This study is the first detailed investigation of the ADAMTS genes in human breast cancer. The most striking observation is that 11 of the 19 ADAMTS genes studied show altered expression in malignant compared with nonneoplastic tissue. ADAMTS1, 3, 5, 8, 9, 10, and 18 are down-regulated in human breast carcinoma; ADAMTS4, 6, 14, and 20 are up-regulated; and ADAMTS2, 7, 12, 13, 15, 16, 17, and 19 show no significant difference in mRNA expression levels between malignant and nonneoplastic tissue. Whereas all of the ADAMTSs that are up-regulated in breast carcinoma are expressed predominantly in myoepithelial cells in nonneoplastic mammary tissue, those that are down-regulated are not confined to one cell type in nonneoplastic mammary tissue; some are expressed predominantly in myoepithelial cells, and some are expressed predominantly in stromal fibroblasts. It could be argued that genes that show a myoepithelial-restricted expression pattern in nonneoplastic tissue could be subject to down-regulation in tumors due to the absence of a myoepithelial population in invasive carcinomas. Whereas we cannot rule this out for genes such as ADAMTS3 and 18 (and possibly ADAMTS9), it is clearly not the case for the other largely myoepithelial-restricted genes, including ADAMTS4, which is profoundly up-regulated in tumors. Thus, it is clear that both the level and location of expression of several members of the ADAMTS gene family become dysregulated during mammary tumorigenesis.
Although members of the ADAMTS family show on average only between 20% and 40% homology to each other (1) , two groups, ADAMTS2, 3, and 14 and ADAMTS4 and 5, share very similar functions and substrates (13 , 18) . It was anticipated that these groups of genes might display the same overall trend with respect to relative gene expression levels and distribution in breast tissue, but this was shown not to be the case. Instead, pairwise analysis of expression levels provided evidence for potential coregulation of ADAMTS1, 3, 5, 8, 9, 10, and 18, all of which were down-regulated in cancer specimens. There was also evidence for coexpression of ADAMTS2, 4, 6, 7, 12, and 14. None of the ADAMTS genes showed coexpression with c-erbB-2, which was overexpressed in 22% of carcinoma samples, consistent with previous reports (36 , 37) . However, several ADAMTS genes that are down-regulated in malignancy showed significant negative correlation of expression with that of MMP-11, a protease that is up-regulated in stromal fibroblasts in mammary carcinomas (38) . Thus, there may be some common mechanisms that achieve reciprocal regulation of the ADAMTS genes and MMP-11.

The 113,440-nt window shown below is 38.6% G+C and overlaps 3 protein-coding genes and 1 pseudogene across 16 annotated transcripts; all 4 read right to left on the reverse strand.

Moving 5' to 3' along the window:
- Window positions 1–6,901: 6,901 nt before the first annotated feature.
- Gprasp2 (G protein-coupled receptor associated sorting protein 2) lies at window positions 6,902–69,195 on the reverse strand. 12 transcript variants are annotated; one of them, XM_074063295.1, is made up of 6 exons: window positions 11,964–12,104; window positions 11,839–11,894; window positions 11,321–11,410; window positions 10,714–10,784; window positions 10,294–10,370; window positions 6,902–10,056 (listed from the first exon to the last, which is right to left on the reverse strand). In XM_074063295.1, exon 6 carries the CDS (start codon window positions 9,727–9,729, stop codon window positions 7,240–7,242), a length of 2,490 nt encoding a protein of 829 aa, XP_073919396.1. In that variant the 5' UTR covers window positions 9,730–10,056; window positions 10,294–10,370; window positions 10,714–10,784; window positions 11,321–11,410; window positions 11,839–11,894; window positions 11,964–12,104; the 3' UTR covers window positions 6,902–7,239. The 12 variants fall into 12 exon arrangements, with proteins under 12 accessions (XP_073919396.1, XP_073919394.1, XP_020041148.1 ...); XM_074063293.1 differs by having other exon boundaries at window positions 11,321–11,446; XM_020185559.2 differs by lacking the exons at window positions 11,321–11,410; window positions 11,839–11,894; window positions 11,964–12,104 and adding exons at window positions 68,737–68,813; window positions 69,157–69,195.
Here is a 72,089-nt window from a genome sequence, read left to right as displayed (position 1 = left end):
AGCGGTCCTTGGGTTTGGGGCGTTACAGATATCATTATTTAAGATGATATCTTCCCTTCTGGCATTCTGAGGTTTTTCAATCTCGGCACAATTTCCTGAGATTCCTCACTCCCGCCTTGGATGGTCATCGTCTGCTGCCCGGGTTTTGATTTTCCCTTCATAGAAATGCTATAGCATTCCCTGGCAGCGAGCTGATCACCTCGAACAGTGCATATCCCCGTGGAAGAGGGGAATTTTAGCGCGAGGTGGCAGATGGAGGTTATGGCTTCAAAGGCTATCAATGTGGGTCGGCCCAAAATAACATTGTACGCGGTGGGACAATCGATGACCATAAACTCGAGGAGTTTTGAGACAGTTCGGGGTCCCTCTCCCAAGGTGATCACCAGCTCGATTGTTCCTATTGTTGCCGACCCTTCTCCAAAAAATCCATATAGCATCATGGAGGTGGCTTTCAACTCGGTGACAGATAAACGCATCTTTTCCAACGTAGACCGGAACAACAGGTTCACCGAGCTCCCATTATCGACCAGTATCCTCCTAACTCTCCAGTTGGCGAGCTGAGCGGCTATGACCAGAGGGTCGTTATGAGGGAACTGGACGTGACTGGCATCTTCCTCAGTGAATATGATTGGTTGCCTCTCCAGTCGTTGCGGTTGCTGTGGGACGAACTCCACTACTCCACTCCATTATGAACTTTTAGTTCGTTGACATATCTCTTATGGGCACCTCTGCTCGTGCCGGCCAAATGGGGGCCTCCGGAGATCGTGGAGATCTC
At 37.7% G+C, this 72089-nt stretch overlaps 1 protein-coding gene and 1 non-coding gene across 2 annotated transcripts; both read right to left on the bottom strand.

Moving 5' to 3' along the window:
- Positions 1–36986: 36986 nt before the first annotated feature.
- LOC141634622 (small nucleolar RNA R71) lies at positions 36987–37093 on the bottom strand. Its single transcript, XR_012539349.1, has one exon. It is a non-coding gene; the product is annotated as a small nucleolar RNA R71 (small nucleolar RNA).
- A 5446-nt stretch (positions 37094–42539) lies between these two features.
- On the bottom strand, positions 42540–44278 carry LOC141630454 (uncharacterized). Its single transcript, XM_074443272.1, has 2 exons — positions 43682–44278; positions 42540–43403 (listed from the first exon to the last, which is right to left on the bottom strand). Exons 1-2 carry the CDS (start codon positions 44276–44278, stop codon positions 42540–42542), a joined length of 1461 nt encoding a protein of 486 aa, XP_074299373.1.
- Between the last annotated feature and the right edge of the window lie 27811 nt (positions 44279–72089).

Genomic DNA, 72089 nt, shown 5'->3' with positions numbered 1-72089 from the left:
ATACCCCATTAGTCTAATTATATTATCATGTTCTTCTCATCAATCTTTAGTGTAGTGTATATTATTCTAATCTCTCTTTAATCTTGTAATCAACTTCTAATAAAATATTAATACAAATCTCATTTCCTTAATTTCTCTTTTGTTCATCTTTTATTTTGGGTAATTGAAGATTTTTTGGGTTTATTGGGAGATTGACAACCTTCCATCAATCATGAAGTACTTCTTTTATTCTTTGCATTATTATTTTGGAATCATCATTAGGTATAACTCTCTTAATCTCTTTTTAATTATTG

The predominance of myoepithelial cell expression of the ADAMTSs suggests a possible role for some of these genes in the control of basement membrane remodeling in the normal breast. Furthermore, it has been reported that myoepithelial cells exhibit an antiangiogenic phenotype (41) , and the expression of ADAMTSs may contribute to this. Because ADAMTS proteins have catalytically intact metalloproteinase domains, disintegrin domains (that may interact with integrins), and regions resembling the antiangiogenic thrombospondins, their contributions to tumorigenesis may be complex. Indeed, the best-characterized family member, ADAMTS-1, is an aggrecanase (16) that has also been shown to inhibit endothelial cell proliferation (7) . In the corneal micropocket and chorioallantoic membrane assays, both ADAMTS-1 and ADAMTS-8 display antiangiogenic activities that are more potent than that of thrombospondin-1 at the same molar concentration (7) .
As with the situation in breast cancer, the expression of ADAMTS1 has also been found to be lower in pancreatic cancer compared with noncancerous tissue (42) . However, among the pancreatic cancer cases, those with higher levels of ADAMTS1 showed poorer prognosis, with evidence of increased local invasion and lymph node metastasis, suggesting that ADAMTS1 may play different roles in the normal organ compared with its involvement in tumor progression. There was no association between ADAMTS1 and microvessel density in the pancreatic cancer cases, and ADAMTS8 was expressed at very low levels in both normal and cancer tissue, indicating that neither gene is closely linked with regulation of angiogenesis at this site. Analysis of clinical data revealed no strong links of ADAMTS1 expression with clinicopathological features of the breast cancer cases in our study set; however, interestingly, ADAMTS15 expression showed correlations with tumor grade and also correlated with event-free survival: normalized input values below 0.5 identify a subset of patients with a poorer prognosis; and values above 1.0 suggest a better prognosis. When evaluated together with two of the standard prognosticators, tumor grade and size, 75% of those patients who have died or relapsed were identified as falling into a poor risk category, compared with the Nottingham Prognostic Index, which (where available) identified only 17% of cases who have died or relapsed as poor risk.